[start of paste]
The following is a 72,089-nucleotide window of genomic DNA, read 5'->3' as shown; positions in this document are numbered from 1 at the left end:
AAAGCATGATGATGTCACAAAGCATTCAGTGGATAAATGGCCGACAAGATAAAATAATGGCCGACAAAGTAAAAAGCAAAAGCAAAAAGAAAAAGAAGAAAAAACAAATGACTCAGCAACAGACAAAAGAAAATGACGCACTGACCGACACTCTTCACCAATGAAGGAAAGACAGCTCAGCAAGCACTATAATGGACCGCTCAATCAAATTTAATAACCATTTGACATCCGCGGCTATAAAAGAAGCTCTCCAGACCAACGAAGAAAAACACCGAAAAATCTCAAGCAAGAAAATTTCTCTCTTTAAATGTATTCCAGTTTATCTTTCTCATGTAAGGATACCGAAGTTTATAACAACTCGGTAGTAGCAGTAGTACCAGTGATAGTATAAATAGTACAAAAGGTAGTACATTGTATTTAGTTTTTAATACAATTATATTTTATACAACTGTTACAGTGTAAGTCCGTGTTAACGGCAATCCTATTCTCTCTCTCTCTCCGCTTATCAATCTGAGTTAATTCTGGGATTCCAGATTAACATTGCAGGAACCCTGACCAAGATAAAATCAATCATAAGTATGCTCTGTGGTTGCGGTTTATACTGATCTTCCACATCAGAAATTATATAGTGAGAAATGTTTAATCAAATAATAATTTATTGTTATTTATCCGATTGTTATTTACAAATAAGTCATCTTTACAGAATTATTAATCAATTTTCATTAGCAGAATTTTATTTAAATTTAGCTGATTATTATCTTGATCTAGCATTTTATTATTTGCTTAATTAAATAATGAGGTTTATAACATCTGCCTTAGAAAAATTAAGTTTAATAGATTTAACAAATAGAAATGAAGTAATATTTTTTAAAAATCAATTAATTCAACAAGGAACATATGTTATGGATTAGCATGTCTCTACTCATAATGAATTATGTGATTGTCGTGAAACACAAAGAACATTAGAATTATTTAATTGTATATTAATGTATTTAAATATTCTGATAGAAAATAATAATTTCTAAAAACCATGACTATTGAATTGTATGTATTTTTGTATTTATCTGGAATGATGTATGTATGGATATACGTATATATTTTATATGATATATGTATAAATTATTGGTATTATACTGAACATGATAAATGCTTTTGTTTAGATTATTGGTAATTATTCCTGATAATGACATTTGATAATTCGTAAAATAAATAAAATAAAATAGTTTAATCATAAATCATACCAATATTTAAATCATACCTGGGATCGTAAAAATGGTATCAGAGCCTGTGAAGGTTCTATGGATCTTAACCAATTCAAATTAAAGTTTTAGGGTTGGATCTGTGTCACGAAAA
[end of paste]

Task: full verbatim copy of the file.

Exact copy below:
The following is a 72,089-nucleotide window of genomic DNA, read 5'->3' as shown; positions in this document are numbered from 1 at the left end:
AAAGCATGATGATGTCACAAAGCATTCAGTGGATAAATGGCCGACAAGATAAAATAATGGCCGACAAAGTAAAAAGCAAAAGCAAAAAGAAAAAGAAGAAAAAACAAATGACTCAGCAACAGACAAAAGAAAATGACGCACTGACCGACACTCTTCACCAATGAAGGAAAGACAGCTCAGCAAGCACTATAATGGACCGCTCAATCAAATTTAATAACCATTTGACATCCGCGGCTATAAAAGAAGCTCTCCAGACCAACGAAGAAAAACACCGAAAAATCTCAAGCAAGAAAATTTCTCTCTTTAAATGTATTCCAGTTTATCTTTCTCATGTAAGGATACCGAAGTTTATAACAACTCGGTAGTAGCAGTAGTACCAGTGATAGTATAAATAGTACAAAAGGTAGTACATTGTATTTAGTTTTTAATACAATTATATTTTATACAACTGTTACAGTGTAAGTCCGTGTTAACGGCAATCCTATTCTCTCTCTCTCTCCGCTTATCAATCTGAGTTAATTCTGGGATTCCAGATTAACATTGCAGGAACCCTGACCAAGATAAAATCAATCATAAGTATGCTCTGTGGTTGCGGTTTATACTGATCTTCCACATCAGAAATTATATAGTGAGAAATGTTTAATCAAATAATAATTTATTGTTATTTATCCGATTGTTATTTACAAATAAGTCATCTTTACAGAATTATTAATCAATTTTCATTAGCAGAATTTTATTTAAATTTAGCTGATTATTATCTTGATCTAGCATTTTATTATTTGCTTAATTAAATAATGAGGTTTATAACATCTGCCTTAGAAAAATTAAGTTTAATAGATTTAACAAATAGAAATGAAGTAATATTTTTTAAAAATCAATTAATTCAACAAGGAACATATGTTATGGATTAGCATGTCTCTACTCATAATGAATTATGTGATTGTCGTGAAACACAAAGAACATTAGAATTATTTAATTGTATATTAATGTATTTAAATATTCTGATAGAAAATAATAATTTCTAAAAACCATGACTATTGAATTGTATGTATTTTTGTATTTATCTGGAATGATGTATGTATGGATATACGTATATATTTTATATGATATATGTATAAATTATTGGTATTATACTGAACATGATAAATGCTTTTGTTTAGATTATTGGTAATTATTCCTGATAATGACATTTGATAATTCGTAAAATAAATAAAATAAAATAGTTTAATCATAAATCATACCAATATTTAAATCATACCTGGGATCGTAAAAATGGTATCAGAGCCTGTGAAGGTTCTATGGATCTTAACCAATTCAAATTAAAGTTTTAGGGTTGGATCTGTGTCACGAAAA